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Jordanston Hall

A Grade II Listed Building in Scleddau, Pembrokeshire

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Coordinates

Latitude: 51.9522 / 51°57'7"N

Longitude: -5.031 / 5°1'51"W

OS Eastings: 191809

OS Northings: 232532

OS Grid: SM918325

Mapcode National: GBR CH.M2S1

Mapcode Global: VH1QS.R648

Entry Name: Jordanston Hall

Listing Date: 10 February 1994

Last Amended: 10 February 1995

Grade: II

Source: Cadw

Source ID: 15195

Building Class: Domestic

Location: Situated just W of Jordanston church, below the churchyard.

County: Pembrokeshire

Community: Scleddau

Community: Scleddau

Locality: Jordanston

Traditional County: Pembrokeshire

Find accommodation in
Jordanston

History

Mid to later C18 house of the Vaughan family, probably incorporating a later C17 core. The estate is recorded in 1326 and 1411, the Gwynn family occupied the house in 1561, and then by marriage it passed to John Vaughan of Linwent Radns. resident c1655-60. It is likely that the house was rebuilt c1660-70, possibly for Jenkin Vaughan (d1675), it was assessed as having five hearths in 1670. Gwynnne Vaughan inherited 1678, (died 1702); Lewis Vaughan was High Sheriff 1717, (died 1755). His grandson Gwynne Vaughan 2 was resident from 1755, owner from 1770, promoter and then Governor of Fishguard Fort from 1780, prominent in the 1797 French invasion, rebuilt the church in 1797 and probably remodelled the house. He died in 1808. Gwynne Gill Vaughan (d1837) was High Sheriff 1813, left the estate to Sir James Cockburn Bt (d1852), whose daughter married Sir J.J. Hamilton Bt of Tyrone, who rebuilt the church 1863 and died 1876. It had 320 acres on the 1843 Tithe Map.

Exterior

Mid to later C18 house, probably incorporating late C17 core, whitewashed roughcast with slate roofs, and roughcast stacks, large to S end, small on ridge. Two storeys, eight-window range with hipped wing projecting at N end, left two-window range was service wing with door and window set lower. Modillion timber eaves cornice. Windows were 9-pane sashes above and 12-pane below except service range ground floor left small tripartite window. Four left first floor windows survive unaltered and two ground floor windows in third and fourth bays, rest are c1993 hard-wood plate glass windows. Service door in second bay, main door in fifth, c1993 6-panel hardwood door in c1993 hardwood doorcase. Lean-to on S end. N crosswing has S 2-window range, hardwood windows above, decayed plate glass sash and horned 12-pane sash below, windowless E end. N side has hipped roof, brick panelled side-wall stack and three-window range of plate glass sashes, brick heads, one-window W end addition. Rear has added projection to left, added three-window two-storey centre, built out some 1.5m with flat roof from original rear wall which had lateral stack, but late C20 roof now extends to eaves. To right is hipped stair tower with three superimposed plate glass small sashes. Added lean-to to rear of service range to right.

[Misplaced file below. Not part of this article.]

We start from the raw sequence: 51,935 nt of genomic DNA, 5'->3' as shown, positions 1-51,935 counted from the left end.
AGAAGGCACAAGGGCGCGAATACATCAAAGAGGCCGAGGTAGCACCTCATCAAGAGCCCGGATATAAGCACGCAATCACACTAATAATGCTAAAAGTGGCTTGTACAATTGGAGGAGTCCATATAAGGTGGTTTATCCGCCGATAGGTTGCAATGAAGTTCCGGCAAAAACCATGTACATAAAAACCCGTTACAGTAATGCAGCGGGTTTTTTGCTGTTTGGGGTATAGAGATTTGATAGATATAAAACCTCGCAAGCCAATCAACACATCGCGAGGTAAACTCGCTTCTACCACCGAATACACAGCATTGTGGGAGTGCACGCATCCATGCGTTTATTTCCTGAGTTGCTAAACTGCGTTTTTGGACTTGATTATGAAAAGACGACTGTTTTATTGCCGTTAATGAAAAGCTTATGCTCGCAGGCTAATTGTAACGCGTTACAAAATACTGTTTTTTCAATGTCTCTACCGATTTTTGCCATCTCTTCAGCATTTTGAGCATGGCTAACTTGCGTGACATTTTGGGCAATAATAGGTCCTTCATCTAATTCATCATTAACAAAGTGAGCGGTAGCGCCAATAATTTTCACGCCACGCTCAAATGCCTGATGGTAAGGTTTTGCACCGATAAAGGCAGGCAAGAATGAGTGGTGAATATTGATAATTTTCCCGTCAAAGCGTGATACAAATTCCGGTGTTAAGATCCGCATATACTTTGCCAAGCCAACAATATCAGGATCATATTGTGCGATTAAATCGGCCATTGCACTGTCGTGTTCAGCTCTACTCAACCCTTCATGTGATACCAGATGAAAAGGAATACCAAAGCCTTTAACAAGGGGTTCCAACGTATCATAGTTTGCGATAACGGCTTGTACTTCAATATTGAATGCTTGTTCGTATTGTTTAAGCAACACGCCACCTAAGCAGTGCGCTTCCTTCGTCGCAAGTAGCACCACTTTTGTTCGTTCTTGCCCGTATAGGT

Interior

S end separated into separate house c1960, and stair in stair tower removed, some shutters in room to left of main entry. Ground floor otherwise altered. Lateral fireplace in rear wall of right room. Thick c 1.25m walls apparently continuous, though original rear wall is now internal.

Reasons for Listing

Included notwithstanding recent alterations as important N. Pembrokeshire gentry house of the C18, possibly on C17 core. Group value with parish church.

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